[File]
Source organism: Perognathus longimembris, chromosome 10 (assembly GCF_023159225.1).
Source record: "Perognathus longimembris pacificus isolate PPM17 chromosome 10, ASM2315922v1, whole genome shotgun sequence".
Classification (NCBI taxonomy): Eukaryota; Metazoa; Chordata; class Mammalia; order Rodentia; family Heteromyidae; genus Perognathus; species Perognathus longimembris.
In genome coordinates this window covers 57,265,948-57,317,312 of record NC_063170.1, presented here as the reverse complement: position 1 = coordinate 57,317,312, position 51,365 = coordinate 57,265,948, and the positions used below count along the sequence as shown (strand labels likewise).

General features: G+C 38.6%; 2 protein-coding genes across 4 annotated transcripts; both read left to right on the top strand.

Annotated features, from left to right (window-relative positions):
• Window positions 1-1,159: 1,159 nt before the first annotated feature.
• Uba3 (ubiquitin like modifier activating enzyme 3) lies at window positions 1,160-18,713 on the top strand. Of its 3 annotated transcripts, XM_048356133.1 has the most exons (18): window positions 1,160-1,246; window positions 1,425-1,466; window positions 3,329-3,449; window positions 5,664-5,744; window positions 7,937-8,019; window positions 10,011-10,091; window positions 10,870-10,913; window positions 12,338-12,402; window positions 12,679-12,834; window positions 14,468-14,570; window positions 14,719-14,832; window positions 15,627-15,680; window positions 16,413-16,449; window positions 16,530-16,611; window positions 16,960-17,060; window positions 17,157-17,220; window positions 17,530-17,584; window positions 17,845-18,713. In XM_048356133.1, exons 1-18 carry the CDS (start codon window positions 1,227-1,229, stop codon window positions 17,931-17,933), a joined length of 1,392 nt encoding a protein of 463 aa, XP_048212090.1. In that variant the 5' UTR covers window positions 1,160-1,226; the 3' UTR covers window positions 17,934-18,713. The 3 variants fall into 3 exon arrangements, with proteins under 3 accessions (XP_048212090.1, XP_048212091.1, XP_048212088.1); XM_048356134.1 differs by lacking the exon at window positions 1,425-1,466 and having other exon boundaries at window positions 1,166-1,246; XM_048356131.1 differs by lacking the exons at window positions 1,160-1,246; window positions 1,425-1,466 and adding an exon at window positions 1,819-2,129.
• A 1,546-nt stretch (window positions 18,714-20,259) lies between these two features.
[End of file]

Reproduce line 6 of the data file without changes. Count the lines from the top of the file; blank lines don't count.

Annotated features, from left to right (window-relative positions):